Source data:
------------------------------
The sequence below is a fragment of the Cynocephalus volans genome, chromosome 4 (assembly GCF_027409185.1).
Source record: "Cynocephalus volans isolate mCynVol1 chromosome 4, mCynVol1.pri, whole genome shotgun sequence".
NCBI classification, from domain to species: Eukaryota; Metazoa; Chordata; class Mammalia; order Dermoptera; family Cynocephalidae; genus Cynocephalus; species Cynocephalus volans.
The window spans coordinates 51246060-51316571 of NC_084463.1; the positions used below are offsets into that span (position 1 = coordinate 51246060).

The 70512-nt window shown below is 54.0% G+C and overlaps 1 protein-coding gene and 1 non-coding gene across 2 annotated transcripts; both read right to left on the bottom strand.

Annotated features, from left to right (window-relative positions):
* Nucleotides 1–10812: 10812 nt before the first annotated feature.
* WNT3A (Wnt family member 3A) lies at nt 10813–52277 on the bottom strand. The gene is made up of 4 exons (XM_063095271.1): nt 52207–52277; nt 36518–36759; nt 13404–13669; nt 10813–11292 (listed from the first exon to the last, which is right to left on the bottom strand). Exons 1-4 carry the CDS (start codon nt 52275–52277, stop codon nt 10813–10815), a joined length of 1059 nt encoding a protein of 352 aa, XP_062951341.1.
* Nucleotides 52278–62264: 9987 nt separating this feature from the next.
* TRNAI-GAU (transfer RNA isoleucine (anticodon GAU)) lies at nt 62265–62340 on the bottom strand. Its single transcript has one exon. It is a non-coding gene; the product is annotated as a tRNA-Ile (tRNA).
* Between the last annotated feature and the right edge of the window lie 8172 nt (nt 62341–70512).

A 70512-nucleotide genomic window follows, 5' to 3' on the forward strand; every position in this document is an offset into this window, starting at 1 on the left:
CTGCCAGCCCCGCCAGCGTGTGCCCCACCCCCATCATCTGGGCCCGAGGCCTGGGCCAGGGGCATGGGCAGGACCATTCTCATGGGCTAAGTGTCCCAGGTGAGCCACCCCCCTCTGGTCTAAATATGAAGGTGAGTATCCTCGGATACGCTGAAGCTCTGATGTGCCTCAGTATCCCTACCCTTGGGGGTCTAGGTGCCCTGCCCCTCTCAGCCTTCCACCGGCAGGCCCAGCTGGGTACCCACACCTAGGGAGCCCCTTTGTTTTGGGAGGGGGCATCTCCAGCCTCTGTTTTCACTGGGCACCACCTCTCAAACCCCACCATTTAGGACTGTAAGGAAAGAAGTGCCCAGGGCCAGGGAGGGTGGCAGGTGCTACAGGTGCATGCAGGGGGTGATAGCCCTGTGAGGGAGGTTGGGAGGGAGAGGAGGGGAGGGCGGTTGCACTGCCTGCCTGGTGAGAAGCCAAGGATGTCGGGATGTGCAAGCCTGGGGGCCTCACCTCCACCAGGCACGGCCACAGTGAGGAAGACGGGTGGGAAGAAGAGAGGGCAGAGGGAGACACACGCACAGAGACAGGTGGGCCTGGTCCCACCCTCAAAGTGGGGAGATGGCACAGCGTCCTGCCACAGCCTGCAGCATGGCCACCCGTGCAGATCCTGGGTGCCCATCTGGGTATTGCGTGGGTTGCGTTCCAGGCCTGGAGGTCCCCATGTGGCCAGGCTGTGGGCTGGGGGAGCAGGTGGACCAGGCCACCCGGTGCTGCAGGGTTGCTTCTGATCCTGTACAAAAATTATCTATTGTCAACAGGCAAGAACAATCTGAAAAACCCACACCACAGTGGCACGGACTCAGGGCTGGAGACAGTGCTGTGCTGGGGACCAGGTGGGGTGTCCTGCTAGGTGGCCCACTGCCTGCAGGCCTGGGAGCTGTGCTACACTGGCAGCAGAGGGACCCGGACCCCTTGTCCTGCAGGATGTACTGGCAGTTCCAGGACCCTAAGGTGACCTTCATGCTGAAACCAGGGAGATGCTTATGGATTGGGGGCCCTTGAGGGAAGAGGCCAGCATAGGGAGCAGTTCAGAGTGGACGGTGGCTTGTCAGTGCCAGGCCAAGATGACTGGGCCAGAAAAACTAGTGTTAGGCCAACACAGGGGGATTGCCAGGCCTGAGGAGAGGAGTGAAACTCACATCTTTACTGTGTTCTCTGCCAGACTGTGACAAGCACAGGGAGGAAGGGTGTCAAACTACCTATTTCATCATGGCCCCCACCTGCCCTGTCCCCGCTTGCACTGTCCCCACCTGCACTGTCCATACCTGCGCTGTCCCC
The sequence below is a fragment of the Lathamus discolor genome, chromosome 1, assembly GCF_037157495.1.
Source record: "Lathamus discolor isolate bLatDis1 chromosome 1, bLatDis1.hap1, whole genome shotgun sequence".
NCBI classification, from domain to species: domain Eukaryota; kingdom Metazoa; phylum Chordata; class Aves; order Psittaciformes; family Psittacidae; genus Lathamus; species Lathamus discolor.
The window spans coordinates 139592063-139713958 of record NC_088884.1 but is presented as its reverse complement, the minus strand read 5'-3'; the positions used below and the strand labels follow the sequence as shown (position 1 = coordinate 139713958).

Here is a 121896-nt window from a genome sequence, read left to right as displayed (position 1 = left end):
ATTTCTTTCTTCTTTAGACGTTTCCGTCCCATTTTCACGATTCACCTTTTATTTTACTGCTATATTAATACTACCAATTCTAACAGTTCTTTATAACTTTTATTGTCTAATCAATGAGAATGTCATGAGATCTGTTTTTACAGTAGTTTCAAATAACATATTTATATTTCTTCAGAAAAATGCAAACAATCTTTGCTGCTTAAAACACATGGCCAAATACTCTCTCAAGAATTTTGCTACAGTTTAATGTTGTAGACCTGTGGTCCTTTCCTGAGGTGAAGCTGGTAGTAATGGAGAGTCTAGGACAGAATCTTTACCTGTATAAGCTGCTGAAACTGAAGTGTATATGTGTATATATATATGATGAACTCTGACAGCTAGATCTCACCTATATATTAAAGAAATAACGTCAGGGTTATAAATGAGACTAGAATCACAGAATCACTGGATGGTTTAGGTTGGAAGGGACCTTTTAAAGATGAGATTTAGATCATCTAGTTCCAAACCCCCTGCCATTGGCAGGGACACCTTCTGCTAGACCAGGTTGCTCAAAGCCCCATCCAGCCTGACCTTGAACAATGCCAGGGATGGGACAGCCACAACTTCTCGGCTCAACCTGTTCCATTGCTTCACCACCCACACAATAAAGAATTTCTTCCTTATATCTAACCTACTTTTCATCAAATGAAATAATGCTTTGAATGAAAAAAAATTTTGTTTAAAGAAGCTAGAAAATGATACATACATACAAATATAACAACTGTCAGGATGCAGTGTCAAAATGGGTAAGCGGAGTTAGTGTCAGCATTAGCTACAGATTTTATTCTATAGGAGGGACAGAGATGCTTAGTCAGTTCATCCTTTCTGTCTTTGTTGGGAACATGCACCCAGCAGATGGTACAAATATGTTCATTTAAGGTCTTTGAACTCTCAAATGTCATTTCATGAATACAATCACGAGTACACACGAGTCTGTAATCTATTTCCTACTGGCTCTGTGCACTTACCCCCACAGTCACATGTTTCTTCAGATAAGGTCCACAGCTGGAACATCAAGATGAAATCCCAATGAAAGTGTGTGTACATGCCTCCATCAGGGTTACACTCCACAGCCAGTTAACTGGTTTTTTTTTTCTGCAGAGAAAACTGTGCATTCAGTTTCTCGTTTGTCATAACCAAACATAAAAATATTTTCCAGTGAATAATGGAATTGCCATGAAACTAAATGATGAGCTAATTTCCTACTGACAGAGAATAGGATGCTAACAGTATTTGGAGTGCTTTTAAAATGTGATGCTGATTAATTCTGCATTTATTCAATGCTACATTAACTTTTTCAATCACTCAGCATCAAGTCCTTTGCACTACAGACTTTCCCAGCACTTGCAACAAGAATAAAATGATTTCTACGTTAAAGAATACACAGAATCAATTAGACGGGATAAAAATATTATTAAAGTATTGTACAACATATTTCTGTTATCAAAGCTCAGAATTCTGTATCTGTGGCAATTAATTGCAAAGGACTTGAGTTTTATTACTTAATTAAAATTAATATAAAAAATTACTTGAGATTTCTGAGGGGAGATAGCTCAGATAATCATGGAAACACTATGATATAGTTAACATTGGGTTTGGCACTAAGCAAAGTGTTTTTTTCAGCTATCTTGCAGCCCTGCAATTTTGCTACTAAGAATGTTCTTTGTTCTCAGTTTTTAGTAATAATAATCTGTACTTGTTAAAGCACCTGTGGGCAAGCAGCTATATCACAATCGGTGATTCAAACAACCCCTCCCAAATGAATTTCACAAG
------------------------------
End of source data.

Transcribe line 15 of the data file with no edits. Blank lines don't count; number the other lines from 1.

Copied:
Source record: "Lathamus discolor isolate bLatDis1 chromosome 1, bLatDis1.hap1, whole genome shotgun sequence".